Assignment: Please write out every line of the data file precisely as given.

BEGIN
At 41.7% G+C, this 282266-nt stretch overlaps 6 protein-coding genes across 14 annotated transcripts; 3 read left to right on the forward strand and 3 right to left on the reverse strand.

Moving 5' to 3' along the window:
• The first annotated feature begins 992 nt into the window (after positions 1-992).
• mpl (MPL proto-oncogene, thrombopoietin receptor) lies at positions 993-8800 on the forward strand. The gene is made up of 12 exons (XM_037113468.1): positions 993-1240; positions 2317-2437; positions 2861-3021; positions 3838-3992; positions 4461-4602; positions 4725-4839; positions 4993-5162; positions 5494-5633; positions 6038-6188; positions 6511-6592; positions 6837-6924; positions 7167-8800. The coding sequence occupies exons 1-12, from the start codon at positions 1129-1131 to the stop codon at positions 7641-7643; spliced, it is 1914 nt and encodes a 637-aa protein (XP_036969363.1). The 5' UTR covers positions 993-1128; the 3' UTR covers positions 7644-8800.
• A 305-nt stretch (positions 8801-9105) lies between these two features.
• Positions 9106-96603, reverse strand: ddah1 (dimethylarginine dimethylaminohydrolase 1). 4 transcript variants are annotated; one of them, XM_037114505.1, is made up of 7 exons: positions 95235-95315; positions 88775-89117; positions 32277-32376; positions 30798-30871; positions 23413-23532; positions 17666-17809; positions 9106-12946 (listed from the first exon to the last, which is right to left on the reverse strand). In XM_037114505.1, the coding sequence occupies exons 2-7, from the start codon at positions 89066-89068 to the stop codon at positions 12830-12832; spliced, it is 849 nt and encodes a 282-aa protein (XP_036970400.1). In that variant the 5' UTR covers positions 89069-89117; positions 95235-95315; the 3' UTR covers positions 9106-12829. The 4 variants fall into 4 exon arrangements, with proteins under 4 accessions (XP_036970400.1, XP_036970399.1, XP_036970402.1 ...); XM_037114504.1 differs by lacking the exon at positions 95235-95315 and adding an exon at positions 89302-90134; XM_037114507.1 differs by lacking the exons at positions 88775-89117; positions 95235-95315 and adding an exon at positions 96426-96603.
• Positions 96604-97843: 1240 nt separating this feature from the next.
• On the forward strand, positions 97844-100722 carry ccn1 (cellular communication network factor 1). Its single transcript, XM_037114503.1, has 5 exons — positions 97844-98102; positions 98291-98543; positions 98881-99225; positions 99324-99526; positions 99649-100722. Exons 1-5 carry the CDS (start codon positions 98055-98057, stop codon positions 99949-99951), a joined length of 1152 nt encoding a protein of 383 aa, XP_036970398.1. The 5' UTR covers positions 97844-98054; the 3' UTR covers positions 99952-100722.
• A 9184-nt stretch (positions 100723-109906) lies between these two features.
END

At 41.7% G+C, this 282266-nt stretch overlaps 6 protein-coding genes across 14 annotated transcripts; 3 read left to right on the forward strand and 3 right to left on the reverse strand.

Moving 5' to 3' along the window:
• The first annotated feature begins 992 nt into the window (after positions 1-992).
• mpl (MPL proto-oncogene, thrombopoietin receptor) lies at positions 993-8800 on the forward strand. The gene is made up of 12 exons (XM_037113468.1): positions 993-1240; positions 2317-2437; positions 2861-3021; positions 3838-3992; positions 4461-4602; positions 4725-4839; positions 4993-5162; positions 5494-5633; positions 6038-6188; positions 6511-6592; positions 6837-6924; positions 7167-8800. The coding sequence occupies exons 1-12, from the start codon at positions 1129-1131 to the stop codon at positions 7641-7643; spliced, it is 1914 nt and encodes a 637-aa protein (XP_036969363.1). The 5' UTR covers positions 993-1128; the 3' UTR covers positions 7644-8800.
• A 305-nt stretch (positions 8801-9105) lies between these two features.
• Positions 9106-96603, reverse strand: ddah1 (dimethylarginine dimethylaminohydrolase 1). 4 transcript variants are annotated; one of them, XM_037114505.1, is made up of 7 exons: positions 95235-95315; positions 88775-89117; positions 32277-32376; positions 30798-30871; positions 23413-23532; positions 17666-17809; positions 9106-12946 (listed from the first exon to the last, which is right to left on the reverse strand). In XM_037114505.1, the coding sequence occupies exons 2-7, from the start codon at positions 89066-89068 to the stop codon at positions 12830-12832; spliced, it is 849 nt and encodes a 282-aa protein (XP_036970400.1). In that variant the 5' UTR covers positions 89069-89117; positions 95235-95315; the 3' UTR covers positions 9106-12829. The 4 variants fall into 4 exon arrangements, with proteins under 4 accessions (XP_036970400.1, XP_036970399.1, XP_036970402.1 ...); XM_037114504.1 differs by lacking the exon at positions 95235-95315 and adding an exon at positions 89302-90134; XM_037114507.1 differs by lacking the exons at positions 88775-89117; positions 95235-95315 and adding an exon at positions 96426-96603.
• Positions 96604-97843: 1240 nt separating this feature from the next.
• On the forward strand, positions 97844-100722 carry ccn1 (cellular communication network factor 1). Its single transcript, XM_037114503.1, has 5 exons — positions 97844-98102; positions 98291-98543; positions 98881-99225; positions 99324-99526; positions 99649-100722. Exons 1-5 carry the CDS (start codon positions 98055-98057, stop codon positions 99949-99951), a joined length of 1152 nt encoding a protein of 383 aa, XP_036970398.1. The 5' UTR covers positions 97844-98054; the 3' UTR covers positions 99952-100722.
• A 9184-nt stretch (positions 100723-109906) lies between these two features.